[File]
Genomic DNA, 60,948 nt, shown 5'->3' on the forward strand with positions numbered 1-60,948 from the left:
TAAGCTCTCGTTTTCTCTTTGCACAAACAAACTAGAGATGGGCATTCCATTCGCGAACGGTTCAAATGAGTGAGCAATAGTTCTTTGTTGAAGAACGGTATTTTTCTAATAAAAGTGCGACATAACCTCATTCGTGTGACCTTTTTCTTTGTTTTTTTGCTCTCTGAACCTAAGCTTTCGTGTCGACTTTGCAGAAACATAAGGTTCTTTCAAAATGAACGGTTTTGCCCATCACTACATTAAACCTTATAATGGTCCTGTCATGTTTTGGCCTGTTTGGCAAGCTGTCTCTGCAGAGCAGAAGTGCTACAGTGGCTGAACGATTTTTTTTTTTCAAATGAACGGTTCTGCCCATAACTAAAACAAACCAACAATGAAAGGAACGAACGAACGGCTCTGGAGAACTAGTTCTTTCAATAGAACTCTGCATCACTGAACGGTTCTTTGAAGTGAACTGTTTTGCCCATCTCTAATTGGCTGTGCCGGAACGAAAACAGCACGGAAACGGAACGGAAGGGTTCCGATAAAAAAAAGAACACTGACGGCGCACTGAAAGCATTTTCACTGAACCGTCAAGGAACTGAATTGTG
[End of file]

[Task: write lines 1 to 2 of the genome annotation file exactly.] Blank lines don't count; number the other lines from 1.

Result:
Genomic DNA, 60,948 nt, shown 5'->3' on the forward strand with positions numbered 1-60,948 from the left:
TAAGCTCTCGTTTTCTCTTTGCACAAACAAACTAGAGATGGGCATTCCATTCGCGAACGGTTCAAATGAGTGAGCAATAGTTCTTTGTTGAAGAACGGTATTTTTCTAATAAAAGTGCGACATAACCTCATTCGTGTGACCTTTTTCTTTGTTTTTTTGCTCTCTGAACCTAAGCTTTCGTGTCGACTTTGCAGAAACATAAGGTTCTTTCAAAATGAACGGTTTTGCCCATCACTACATTAAACCTTATAATGGTCCTGTCATGTTTTGGCCTGTTTGGCAAGCTGTCTCTGCAGAGCAGAAGTGCTACAGTGGCTGAACGATTTTTTTTTTTCAAATGAACGGTTCTGCCCATAACTAAAACAAACCAACAATGAAAGGAACGAACGAACGGCTCTGGAGAACTAGTTCTTTCAATAGAACTCTGCATCACTGAACGGTTCTTTGAAGTGAACTGTTTTGCCCATCTCTAATTGGCTGTGCCGGAACGAAAACAGCACGGAAACGGAACGGAAGGGTTCCGATAAAAAAAAGAACACTGACGGCGCACTGAAAGCATTTTCACTGAACCGTCAAGGAACTGAATTGTG